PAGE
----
Friday, August 11, 2006

9 screenings of Date Number One: $1690 (venue cost only), showing your film to customers on a big screen 9 times: you know, like they say, priceless

There are great advantages to showing your movie on a large screen. The larger than life image & the necessarily loud sound are overwhelming & it creates a unique, memorable & in my opinion more forgiving (of any technical flaws in the movie) experience. Re: that forgiving item, what I mean is that certain minor things (not huge visual problems of course) that need to be fixed in the movie may not be noticeable when viewed on a large screen because the brain is busy taking in the huge image & loud noise. Those same mistakes are more noticeable on a TV/computer screen, when watching the movie from a DVD. Anyway, I've learned a lot by watching Date Number One w/ 9 different audiences in 4 different cities over the last 3 or so months. Right now, using the acquired knowledge, I am making some changes to the movie, before it has its 10th screening in NYC on 8/31 @ Pioneer Theater (get your tix now). More on that later, this post is about the hard cost, the venue rental if it is a rental & not a booking, of producing screenings.

Aside from venue cost(if any), the other costs to worry about are: marketing/advertising, employees (if any), equipment rental (if any, like a projector, if the venue does not have one),
travel/lodging/food (for out of town screenings). But this post is about the venue costs, so this is how the venue costs of the 1st 9 screenings of Date Number One breaks down:

Screenings # 1 & 2, Washington, DC: Venue cost: $800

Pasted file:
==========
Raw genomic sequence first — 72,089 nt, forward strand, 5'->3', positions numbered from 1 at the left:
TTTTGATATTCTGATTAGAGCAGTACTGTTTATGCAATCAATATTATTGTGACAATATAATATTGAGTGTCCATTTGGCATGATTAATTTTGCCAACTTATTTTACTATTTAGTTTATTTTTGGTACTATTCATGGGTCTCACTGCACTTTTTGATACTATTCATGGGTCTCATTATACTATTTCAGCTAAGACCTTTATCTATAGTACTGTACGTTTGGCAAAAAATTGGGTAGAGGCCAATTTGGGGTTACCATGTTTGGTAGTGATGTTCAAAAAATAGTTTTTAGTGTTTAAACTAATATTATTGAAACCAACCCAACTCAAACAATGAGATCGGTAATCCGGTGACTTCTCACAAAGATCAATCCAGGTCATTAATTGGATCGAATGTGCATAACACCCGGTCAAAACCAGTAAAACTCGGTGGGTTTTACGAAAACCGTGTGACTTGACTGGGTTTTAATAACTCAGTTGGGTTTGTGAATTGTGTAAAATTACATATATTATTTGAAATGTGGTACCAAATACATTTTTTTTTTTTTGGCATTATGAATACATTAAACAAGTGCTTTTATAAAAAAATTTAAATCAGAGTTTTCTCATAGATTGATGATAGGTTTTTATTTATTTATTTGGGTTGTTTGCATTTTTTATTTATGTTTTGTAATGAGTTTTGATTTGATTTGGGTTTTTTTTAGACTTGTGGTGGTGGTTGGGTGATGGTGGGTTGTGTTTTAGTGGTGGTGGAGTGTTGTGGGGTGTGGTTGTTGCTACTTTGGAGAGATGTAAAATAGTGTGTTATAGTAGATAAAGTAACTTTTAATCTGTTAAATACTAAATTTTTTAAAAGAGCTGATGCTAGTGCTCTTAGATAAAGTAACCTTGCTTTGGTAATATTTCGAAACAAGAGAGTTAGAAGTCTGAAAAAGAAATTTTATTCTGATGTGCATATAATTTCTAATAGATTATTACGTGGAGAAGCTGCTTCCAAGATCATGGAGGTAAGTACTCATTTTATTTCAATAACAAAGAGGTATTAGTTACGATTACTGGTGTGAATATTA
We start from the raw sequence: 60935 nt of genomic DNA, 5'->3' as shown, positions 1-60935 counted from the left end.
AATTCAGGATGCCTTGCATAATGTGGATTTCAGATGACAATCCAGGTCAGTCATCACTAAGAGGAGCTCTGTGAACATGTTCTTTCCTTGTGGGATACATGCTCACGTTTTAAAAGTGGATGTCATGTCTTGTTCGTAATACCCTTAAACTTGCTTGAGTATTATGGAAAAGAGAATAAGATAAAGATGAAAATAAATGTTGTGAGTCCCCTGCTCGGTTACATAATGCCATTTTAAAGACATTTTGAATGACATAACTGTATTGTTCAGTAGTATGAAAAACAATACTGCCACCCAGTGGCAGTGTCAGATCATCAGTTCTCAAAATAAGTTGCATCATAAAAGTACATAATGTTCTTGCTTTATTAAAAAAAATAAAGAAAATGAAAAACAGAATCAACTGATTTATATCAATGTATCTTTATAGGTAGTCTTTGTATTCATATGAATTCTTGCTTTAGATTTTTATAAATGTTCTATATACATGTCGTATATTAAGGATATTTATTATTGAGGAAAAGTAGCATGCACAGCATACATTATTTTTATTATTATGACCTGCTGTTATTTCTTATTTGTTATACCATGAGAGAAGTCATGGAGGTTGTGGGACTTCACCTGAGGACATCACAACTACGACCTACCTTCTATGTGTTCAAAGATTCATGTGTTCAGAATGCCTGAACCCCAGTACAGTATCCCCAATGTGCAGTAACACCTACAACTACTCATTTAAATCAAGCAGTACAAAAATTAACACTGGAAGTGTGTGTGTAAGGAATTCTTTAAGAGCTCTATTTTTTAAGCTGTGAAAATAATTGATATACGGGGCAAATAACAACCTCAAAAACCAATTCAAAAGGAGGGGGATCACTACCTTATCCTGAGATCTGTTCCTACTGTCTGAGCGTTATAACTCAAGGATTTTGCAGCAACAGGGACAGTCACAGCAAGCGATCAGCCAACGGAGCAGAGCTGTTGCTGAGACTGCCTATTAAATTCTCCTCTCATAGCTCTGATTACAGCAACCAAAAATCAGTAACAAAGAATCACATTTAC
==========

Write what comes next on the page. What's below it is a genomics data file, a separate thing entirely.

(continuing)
Screenings # 3 - 7, Seattle, WA: Venue cost: $850
Screening # 8, Kensington, MD: Venue cost: FREE
Screening # 9, Takoma Park, MD: Venue cost: $40

Total Venue costs for 9 screenings: $1690

$s were charged for entrance from most customers at each of those screenings. So revenue was generated. But when other expenses (marketing, projector rental for 2 of the screenings, etc.) are added in, most screenings did not produce a profit. BUT, as I figured at the beginning of the Date Number One self-distribution project, the first 12 or so screenings will be a learning experience & after that I would have a very good understanding of what needs to be done to make a screening profitable. So I am close to having a good handle on the doing-a-screening-well thing. Each screening becomes easier & easier to do (& less expensive, screenings #8 & 9, & the upcoming #10, were bookings, so no venue costs (#9 had a nominal fee of $40 to cover some staff pay, but that is not a real/high, in the $100s type, venue cost)). I am planning 10 more screenings in various cities right now, screening #s 11 - 20, and I am pretty sure that I can make those profitable (or at least not huge loses). We'll see how it goes, will blog about them when they are done.

Regardless of the profit or loss scenario, showing Date Number One to an audience on a large screen & watching people live through the movie for the 1st time is an awesome & exciting experience.

- Sujewa

1 comment:

Jacky Treehorn said...

S,

Nice break down for those considering DIY Self-Dist. I have a feeling you will be making a profit very soon.

JB

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